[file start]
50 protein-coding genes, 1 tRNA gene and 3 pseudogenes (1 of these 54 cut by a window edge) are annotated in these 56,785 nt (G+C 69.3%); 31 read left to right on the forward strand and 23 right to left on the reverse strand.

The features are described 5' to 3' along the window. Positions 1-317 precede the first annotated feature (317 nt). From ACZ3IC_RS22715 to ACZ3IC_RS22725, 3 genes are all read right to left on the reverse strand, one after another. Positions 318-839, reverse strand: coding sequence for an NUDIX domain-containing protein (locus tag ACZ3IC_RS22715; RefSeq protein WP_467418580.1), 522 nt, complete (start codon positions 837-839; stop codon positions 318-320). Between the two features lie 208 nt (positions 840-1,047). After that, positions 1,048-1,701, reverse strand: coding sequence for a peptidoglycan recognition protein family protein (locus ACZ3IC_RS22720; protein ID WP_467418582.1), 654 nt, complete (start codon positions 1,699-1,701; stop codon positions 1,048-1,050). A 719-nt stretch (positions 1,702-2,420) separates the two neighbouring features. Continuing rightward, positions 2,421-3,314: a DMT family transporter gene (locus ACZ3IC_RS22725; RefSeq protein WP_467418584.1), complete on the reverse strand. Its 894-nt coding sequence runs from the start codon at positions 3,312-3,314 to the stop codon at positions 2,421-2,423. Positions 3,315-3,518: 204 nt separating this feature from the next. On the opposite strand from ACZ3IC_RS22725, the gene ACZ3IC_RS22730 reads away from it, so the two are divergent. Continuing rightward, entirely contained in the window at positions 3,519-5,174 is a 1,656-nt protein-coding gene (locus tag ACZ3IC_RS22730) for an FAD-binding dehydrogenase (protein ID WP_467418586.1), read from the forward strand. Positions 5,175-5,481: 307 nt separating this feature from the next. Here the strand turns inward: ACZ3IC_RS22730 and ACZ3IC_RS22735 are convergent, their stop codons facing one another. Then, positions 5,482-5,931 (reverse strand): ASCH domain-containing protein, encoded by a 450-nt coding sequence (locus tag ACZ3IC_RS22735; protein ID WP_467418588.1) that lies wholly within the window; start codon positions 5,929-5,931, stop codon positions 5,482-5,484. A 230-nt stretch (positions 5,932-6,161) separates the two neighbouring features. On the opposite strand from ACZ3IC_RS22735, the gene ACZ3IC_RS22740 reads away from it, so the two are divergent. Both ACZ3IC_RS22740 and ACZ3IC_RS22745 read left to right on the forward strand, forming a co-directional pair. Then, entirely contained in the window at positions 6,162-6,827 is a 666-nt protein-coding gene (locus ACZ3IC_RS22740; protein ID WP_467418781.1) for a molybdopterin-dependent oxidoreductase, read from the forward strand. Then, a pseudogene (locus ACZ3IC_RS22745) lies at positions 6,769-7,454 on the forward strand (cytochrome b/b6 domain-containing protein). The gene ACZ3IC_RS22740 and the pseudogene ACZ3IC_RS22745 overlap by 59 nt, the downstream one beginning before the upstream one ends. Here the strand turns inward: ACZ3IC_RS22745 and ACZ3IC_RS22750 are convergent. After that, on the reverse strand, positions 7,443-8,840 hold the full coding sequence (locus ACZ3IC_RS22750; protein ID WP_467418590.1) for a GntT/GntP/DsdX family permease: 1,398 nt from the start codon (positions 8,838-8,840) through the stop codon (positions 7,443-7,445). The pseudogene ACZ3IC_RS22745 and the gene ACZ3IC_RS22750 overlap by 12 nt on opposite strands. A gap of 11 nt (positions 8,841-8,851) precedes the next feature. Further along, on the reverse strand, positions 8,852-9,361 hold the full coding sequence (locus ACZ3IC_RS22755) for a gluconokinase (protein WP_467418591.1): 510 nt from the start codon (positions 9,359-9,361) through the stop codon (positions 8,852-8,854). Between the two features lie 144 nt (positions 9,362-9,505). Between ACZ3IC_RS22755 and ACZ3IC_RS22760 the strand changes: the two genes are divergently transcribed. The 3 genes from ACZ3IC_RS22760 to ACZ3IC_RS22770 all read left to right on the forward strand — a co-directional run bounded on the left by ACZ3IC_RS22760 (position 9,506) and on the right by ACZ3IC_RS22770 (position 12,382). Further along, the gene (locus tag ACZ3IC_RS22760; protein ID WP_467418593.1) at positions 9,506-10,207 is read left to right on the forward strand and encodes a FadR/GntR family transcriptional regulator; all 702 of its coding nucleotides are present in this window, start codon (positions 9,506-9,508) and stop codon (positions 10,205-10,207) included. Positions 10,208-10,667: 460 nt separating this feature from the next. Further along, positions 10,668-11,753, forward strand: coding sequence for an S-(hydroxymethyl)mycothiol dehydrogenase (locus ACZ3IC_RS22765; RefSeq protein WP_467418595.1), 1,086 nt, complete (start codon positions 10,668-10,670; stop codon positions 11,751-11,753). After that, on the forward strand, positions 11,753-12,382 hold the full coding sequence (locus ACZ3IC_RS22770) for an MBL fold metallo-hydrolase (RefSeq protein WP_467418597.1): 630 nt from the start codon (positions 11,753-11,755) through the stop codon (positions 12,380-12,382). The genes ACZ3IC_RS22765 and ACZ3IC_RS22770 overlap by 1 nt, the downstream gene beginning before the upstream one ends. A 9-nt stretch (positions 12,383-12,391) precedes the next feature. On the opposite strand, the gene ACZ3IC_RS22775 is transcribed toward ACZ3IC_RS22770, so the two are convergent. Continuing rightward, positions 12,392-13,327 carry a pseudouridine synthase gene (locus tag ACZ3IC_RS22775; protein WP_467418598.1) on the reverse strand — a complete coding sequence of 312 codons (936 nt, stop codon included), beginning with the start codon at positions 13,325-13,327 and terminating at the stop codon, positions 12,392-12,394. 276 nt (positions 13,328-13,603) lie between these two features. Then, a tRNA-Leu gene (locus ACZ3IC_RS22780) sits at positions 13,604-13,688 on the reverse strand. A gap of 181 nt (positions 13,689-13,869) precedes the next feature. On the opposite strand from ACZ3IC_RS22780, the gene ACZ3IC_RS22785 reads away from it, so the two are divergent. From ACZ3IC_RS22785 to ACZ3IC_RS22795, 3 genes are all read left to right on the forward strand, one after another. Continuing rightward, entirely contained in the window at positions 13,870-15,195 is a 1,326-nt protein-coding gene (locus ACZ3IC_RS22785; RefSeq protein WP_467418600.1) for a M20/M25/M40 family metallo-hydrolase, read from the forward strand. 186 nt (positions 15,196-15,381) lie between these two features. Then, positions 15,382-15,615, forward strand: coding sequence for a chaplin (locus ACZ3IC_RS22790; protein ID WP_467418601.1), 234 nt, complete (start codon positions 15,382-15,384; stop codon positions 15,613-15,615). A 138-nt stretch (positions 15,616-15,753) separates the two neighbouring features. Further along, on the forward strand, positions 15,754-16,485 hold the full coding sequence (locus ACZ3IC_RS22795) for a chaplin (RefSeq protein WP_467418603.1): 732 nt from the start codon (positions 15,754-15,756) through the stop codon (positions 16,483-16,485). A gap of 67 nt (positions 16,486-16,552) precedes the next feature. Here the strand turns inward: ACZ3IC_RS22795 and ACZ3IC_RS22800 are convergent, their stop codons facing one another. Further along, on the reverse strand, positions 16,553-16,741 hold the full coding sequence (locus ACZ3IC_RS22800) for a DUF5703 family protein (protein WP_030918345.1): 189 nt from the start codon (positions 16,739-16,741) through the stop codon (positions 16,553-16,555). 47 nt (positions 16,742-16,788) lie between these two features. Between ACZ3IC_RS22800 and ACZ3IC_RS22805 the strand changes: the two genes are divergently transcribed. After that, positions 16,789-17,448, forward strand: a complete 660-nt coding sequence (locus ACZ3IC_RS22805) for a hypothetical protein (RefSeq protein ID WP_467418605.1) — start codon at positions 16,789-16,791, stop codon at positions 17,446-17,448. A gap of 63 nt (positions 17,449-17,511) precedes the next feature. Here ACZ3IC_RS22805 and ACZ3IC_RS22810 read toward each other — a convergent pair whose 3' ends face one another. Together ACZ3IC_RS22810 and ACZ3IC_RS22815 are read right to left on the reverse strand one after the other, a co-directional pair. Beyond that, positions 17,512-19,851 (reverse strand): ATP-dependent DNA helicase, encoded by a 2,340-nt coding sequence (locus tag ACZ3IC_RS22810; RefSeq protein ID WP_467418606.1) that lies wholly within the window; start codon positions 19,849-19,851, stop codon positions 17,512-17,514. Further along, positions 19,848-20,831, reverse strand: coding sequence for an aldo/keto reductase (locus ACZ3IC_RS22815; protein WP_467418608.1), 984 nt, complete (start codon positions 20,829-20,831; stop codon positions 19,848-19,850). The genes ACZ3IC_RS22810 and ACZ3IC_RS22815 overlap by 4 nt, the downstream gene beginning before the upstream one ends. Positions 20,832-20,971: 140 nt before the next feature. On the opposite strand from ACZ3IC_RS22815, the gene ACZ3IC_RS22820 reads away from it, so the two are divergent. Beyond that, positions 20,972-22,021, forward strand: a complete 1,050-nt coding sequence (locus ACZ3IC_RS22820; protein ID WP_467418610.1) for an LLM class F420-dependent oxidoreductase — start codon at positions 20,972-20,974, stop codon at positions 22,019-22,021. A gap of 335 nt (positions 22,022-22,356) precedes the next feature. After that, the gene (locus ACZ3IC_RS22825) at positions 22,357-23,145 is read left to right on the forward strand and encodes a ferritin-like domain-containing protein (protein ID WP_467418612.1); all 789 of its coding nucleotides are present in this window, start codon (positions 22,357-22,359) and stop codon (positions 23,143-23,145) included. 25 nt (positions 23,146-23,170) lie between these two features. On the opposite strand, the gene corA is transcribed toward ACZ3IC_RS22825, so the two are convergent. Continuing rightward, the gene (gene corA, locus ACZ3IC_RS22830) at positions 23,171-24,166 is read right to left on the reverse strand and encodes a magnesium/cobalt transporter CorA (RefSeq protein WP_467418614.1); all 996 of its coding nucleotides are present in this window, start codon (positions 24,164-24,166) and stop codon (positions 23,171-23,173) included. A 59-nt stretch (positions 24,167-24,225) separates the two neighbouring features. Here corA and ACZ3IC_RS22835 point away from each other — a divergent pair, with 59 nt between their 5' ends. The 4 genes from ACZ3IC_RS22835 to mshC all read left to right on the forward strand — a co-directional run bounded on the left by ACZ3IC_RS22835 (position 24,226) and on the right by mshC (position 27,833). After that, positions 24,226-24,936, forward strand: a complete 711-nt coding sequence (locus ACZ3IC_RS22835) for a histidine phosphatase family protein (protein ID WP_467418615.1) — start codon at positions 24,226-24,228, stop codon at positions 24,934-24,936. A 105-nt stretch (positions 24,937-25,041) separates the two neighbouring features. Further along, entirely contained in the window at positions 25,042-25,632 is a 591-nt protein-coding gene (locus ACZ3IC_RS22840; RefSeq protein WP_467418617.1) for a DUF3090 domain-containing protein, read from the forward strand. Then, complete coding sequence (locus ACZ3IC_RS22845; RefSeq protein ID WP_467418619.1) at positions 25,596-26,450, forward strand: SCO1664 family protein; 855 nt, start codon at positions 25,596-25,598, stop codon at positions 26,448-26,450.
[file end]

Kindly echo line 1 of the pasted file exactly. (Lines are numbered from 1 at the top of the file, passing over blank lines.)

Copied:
50 protein-coding genes, 1 tRNA gene and 3 pseudogenes (1 of these 54 cut by a window edge) are annotated in these 56,785 nt (G+C 69.3%); 31 read left to right on the forward strand and 23 right to left on the reverse strand.